Lovers and Liars : A David Garrick Double Bill
In Lakshmi Srinivas’ analysis of early 20th Century master/servant relationships, she observes that phrases such as ‘the butler did it’ from a British detective novel, intended to be comical, provide clues to the ways in which servants were perceived at the time. The humour supposedly stemming from the preposterousness of the statement, as ‘The butler being a marginal person in the household was the most unlikely of all to have done the deed.’ Such attitudes towards domestic servants as being ‘marginalised’ people, might suggest to a modern directorial team that the ‘correct’ location for servant characters of a play would be to have them sidelined in the periphery of the stage, leaving the Masters to dominate and control the central space. A show performed on the TFTV Scenic Stage representing the master servant relationships in such a way, would be seriously limited and restricted. Arguably the audience would have clearer sight lines of the action due to the substantial distance between performers, however, this would mean that marginalised performers would have their potential for prompting laughter sidelined also.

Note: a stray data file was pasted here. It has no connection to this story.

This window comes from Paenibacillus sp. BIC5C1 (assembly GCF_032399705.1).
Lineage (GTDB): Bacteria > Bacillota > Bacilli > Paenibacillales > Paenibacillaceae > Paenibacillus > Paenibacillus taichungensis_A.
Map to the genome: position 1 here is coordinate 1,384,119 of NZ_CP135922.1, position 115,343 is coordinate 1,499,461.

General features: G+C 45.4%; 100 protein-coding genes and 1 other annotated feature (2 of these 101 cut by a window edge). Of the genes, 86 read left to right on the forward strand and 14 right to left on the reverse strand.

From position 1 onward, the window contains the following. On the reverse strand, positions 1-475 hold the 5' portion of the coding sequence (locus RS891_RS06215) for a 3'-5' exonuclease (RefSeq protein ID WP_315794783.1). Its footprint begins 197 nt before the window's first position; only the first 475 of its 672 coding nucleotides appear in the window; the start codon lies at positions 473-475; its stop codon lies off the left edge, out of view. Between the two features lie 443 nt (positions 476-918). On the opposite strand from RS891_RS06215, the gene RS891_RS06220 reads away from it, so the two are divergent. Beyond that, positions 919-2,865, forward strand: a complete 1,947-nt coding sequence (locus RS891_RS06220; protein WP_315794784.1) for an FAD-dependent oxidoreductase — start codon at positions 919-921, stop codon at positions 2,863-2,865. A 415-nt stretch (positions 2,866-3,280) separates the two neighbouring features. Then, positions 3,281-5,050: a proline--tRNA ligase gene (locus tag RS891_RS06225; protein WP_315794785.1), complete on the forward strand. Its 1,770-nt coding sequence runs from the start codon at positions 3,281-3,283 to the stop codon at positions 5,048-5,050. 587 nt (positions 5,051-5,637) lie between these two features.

Despite this, Srinivas goes on to suggest that it is the subversion of such societal norms and values that generates the humour. This is achieved through a ‘surprise twist’ generated by a servant or ‘non-person’, where the master is sidelined, perhaps by the servant himself, thus allowing the servant to take centre stage. During the course of an hour long farce this cannot happen just once however. The subversion has to occur and reoccur, over and over again throughout. To maintain any state of stability would come too close to a representation of normality – something that stops the momentum of a farce dead. The attitude that Luke and I have taken towards the blocking of the show, is that any kind of prolonged stasis on the stage is to be avoided. The balance of people’s locations, their movements and who has been ‘marginalised’ should be constantly and suddenly shifting. The movements of our actors during rehearsals in the past few days have begun to take on the oscillating properties of an accelerated Hoberman Sphere. Each performer a hinged joint; Rotating and turning, expanding and collapsing.